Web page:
Former state Senate Majority Leader Joseph L. Bruno may be getting legal bills believed to be in the $2 million range reimbursed by state taxpayers, now that his federal fraud convictions have been overturned.
Because of the Second Circuit Court of Appeals decision last month, the once-powerful Republican legislator will also be getting back $100,000 in restitution he paid to the state as part of his sentence.
Bruno will apply for reimbursement of his legal costs under a section of state Public Officers Law that allows for reimbursement if a public official faces charges related to official duties but the charges are dismissed.
Prominent Albany defense attorney Stephen Coffey, a friend and supporter of Bruno, said an application will be filed in the near future with Attorney General Eric Schneiderman.
How much money Bruno might ask for hasn’t been disclosed. Once an application is filed, Schneiderman would decide how much of the claim, if any, should be paid.
After his 2009 trial, a spokesman indicated Bruno’s legal costs are in the $2 million range. He spent at least the $1.2 million that was in his re-election campaign fund, and prominent supporters including Coffey also raised money for his defense.
Where the money for his defense came from is irrelevant to any reimbursement claim, Coffey said Monday.
“Wherever it came from, he’s entitled to be reimbursed,” Coffey said.
Bruno was convicted of two counts of honest services fraud, but those convictions were dismissed by the Second Circuit court in a Nov. 16 decision. The three-jury panel invalidated the convictions on the grounds that the definition of “honest services” fraud had been changed by the U.S. Supreme Court after his trial.
However, the court said Bruno can be re-tried under the new definition of “honest services” fraud, which limits prosecution to cases alleging payoffs or bribery.
U.S. Attorney for Northern New York Richard Hartunian said he will seek a new indictment. A new trial would be limited to the charges on which Bruno was convicted, involving Loudonville businessman Jared Abbruzzese. Prosecutors are also considering re-filing another charge which resulted in a hung jury at the first trial.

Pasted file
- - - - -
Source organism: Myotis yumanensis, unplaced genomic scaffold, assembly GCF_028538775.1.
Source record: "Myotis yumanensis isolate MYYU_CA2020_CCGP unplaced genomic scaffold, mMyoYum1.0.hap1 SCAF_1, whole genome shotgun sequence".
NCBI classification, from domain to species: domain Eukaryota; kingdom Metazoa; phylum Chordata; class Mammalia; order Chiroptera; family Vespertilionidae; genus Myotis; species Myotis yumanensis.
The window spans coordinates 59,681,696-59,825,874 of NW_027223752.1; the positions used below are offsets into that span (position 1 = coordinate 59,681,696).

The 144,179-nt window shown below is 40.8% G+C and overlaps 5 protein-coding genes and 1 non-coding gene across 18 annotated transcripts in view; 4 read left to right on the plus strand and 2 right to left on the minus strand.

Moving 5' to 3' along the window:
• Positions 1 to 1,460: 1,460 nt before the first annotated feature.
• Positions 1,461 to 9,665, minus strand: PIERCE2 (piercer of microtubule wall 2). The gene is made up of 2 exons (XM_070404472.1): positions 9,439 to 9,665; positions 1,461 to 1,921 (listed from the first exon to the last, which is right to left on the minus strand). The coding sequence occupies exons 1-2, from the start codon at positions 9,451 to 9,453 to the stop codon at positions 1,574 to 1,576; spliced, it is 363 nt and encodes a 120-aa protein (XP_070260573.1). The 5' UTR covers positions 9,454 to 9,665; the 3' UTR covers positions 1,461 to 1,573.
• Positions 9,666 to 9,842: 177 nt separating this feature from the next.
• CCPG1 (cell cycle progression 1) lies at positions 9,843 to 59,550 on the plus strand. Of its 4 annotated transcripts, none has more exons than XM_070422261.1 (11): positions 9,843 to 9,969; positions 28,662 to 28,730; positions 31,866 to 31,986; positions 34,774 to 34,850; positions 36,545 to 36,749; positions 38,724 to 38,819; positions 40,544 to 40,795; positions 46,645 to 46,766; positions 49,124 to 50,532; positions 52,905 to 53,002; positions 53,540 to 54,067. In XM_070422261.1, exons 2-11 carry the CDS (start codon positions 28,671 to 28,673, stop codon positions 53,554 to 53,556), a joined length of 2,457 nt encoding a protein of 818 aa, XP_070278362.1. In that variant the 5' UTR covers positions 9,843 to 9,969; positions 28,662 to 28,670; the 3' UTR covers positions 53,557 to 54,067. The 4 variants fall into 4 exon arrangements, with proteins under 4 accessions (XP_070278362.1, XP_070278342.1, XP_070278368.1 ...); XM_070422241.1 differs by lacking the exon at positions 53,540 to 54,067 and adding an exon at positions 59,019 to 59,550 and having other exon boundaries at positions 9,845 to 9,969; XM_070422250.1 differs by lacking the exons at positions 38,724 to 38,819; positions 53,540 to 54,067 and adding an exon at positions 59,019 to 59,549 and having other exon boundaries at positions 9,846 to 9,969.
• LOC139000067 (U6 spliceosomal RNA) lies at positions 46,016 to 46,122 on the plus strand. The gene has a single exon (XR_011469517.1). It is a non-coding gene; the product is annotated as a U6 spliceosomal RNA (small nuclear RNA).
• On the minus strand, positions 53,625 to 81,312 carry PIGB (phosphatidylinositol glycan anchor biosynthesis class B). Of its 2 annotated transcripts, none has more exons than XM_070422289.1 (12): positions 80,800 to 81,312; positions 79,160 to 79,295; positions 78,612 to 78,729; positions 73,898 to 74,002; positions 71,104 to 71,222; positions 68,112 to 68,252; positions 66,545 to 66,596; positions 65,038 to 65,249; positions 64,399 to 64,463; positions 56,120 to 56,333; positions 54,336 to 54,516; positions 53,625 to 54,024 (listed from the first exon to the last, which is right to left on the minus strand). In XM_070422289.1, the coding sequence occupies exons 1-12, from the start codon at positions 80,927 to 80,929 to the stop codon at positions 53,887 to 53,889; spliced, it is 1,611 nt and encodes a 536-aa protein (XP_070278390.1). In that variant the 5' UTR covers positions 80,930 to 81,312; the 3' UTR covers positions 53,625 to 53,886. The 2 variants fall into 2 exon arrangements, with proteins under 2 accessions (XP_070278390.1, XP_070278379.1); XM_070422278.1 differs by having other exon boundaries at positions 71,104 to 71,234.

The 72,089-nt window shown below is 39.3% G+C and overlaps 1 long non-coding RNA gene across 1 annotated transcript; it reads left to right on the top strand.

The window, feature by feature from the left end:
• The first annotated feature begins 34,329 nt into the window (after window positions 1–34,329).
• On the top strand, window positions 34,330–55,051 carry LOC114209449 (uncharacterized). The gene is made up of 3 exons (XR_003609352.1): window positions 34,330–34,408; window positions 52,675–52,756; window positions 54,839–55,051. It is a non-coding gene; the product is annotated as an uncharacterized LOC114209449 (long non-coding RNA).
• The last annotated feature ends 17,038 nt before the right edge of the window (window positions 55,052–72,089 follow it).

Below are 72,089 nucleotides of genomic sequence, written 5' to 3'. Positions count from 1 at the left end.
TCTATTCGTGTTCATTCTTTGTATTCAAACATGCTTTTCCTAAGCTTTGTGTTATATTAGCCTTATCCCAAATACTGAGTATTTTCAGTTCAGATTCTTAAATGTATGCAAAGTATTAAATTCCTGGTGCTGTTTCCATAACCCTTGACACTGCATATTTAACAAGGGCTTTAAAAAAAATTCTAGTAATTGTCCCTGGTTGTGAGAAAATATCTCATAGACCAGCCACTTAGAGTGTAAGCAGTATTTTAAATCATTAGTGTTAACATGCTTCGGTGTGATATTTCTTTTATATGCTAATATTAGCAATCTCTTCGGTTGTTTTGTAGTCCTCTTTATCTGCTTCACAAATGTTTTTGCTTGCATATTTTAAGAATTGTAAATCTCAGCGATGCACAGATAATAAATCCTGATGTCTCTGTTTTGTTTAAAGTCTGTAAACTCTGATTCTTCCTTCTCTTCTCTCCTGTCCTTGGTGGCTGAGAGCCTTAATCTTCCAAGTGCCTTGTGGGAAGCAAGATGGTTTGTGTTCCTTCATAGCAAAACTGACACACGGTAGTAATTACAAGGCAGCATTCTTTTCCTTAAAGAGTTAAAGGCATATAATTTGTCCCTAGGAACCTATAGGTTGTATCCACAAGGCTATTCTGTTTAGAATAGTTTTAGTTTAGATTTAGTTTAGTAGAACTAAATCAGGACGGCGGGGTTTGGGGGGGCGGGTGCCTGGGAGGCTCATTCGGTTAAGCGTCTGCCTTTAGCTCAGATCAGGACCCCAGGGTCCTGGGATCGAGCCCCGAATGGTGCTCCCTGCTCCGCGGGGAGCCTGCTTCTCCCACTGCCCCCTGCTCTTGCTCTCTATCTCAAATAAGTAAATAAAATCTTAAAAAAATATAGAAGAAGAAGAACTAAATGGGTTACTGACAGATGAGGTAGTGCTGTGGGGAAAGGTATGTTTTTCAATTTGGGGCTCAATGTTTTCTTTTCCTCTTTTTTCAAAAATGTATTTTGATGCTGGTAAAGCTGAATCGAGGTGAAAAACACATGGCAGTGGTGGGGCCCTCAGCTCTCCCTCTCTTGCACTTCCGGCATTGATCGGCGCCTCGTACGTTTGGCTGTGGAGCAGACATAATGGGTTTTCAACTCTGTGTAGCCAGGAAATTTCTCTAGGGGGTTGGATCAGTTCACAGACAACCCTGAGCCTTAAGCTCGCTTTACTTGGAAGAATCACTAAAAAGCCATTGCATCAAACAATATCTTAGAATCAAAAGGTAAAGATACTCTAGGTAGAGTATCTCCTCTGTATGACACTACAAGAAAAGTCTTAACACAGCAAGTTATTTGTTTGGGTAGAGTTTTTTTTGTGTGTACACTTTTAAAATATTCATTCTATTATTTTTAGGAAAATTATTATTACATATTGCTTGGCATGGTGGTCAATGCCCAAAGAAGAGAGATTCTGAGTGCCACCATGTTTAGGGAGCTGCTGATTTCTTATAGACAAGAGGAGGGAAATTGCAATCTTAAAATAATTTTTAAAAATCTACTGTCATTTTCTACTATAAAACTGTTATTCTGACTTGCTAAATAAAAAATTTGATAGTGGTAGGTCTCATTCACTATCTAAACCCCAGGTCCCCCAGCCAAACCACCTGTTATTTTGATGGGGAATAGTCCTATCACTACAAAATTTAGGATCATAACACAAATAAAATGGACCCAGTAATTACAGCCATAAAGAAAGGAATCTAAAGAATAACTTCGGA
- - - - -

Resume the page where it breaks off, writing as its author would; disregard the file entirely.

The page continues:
Whether prosecutors will seek new charges is irrelevant to any reimbursement claim from the first trial, Coffey said.
Public Officers’ Law states that a state official may seek reimbursement of their legal costs if the charges are dismissed or they are acquitted at trial, and the charges stem from an official “acting within the scope of his public employment or duties.”
The reimbursement claim will be filed soon, Coffey said, but not until after U.S. District Court Judge Gary L. Sharpe receives the Court of Appeals decision and formally dismisses the first indictment.
Coffey wouldn’t say how much money will be requested, but confirmed the amount will be substantial.
The legal team representing Bruno before and during his six-week trial included Albany defense attorney William Dreyer and Abbe David Lowell, a prominent Washington, D.C., defense attorney.
Meanwhile, Sharpe signed an order Thursday requiring the state Department of Taxation and Finance to pay $100,000 to the federal court, which will then reimburse Bruno. He also released Bruno from further post-conviction supervision by the court.
The $100,000 was paid by Bruno in 2010 as part of his sentence. Sharpe’s sentence included a $280,000 restitution payment to the state, but Bruno had paid only $100,000 before the rest was stayed by his appeal.
Bruno, 82, of Brunswick, was a state senator for 32 years and leader of the Senate’s Republican majority — one of the most powerful men in the state — from 1994 to 2008. He is widely credited with bringing state money to the Capital Region for a number of transformational economic development projects, including expansions of Albany International Airport and Hudson Valley Community College, and he arranged for the funds that laid the groundwork for the Luther Forest Technology Campus and the arrival there of GlobalFoundries.
In 2009, Bruno was indicted following a three-year FBI investigation. He was tried on eight charges of having undisclosed conflicts of interest, but a jury acquitted him on five of the charges,
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